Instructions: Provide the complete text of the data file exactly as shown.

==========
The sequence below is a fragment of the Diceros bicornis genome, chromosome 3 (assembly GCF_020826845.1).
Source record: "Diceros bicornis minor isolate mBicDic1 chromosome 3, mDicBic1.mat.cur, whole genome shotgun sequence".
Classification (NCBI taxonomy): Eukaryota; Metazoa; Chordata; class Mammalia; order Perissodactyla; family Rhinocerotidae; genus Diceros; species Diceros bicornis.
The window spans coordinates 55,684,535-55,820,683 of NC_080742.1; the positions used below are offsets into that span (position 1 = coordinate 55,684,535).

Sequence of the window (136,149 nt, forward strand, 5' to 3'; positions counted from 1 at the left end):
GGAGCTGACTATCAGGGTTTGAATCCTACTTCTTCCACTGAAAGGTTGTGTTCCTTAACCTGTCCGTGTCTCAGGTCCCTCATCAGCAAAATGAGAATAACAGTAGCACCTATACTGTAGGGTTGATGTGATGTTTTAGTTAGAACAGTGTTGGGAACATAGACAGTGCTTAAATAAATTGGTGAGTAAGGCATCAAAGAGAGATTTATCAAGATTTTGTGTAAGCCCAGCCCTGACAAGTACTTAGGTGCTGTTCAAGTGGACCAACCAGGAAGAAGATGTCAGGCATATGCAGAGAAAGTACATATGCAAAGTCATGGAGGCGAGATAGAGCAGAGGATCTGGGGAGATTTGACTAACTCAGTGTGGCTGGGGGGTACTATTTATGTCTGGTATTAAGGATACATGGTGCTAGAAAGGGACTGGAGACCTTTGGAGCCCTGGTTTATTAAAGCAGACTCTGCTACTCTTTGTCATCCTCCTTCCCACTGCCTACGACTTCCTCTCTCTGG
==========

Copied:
The sequence below is a fragment of the Diceros bicornis genome, chromosome 3 (assembly GCF_020826845.1).
Source record: "Diceros bicornis minor isolate mBicDic1 chromosome 3, mDicBic1.mat.cur, whole genome shotgun sequence".
Classification (NCBI taxonomy): Eukaryota; Metazoa; Chordata; class Mammalia; order Perissodactyla; family Rhinocerotidae; genus Diceros; species Diceros bicornis.
The window spans coordinates 55,684,535-55,820,683 of NC_080742.1; the positions used below are offsets into that span (position 1 = coordinate 55,684,535).

Sequence of the window (136,149 nt, forward strand, 5' to 3'; positions counted from 1 at the left end):
GGAGCTGACTATCAGGGTTTGAATCCTACTTCTTCCACTGAAAGGTTGTGTTCCTTAACCTGTCCGTGTCTCAGGTCCCTCATCAGCAAAATGAGAATAACAGTAGCACCTATACTGTAGGGTTGATGTGATGTTTTAGTTAGAACAGTGTTGGGAACATAGACAGTGCTTAAATAAATTGGTGAGTAAGGCATCAAAGAGAGATTTATCAAGATTTTGTGTAAGCCCAGCCCTGACAAGTACTTAGGTGCTGTTCAAGTGGACCAACCAGGAAGAAGATGTCAGGCATATGCAGAGAAAGTACATATGCAAAGTCATGGAGGCGAGATAGAGCAGAGGATCTGGGGAGATTTGACTAACTCAGTGTGGCTGGGGGGTACTATTTATGTCTGGTATTAAGGATACATGGTGCTAGAAAGGGACTGGAGACCTTTGGAGCCCTGGTTTATTAAAGCAGACTCTGCTACTCTTTGTCATCCTCCTTCCCACTGCCTACGACTTCCTCTCTCTGG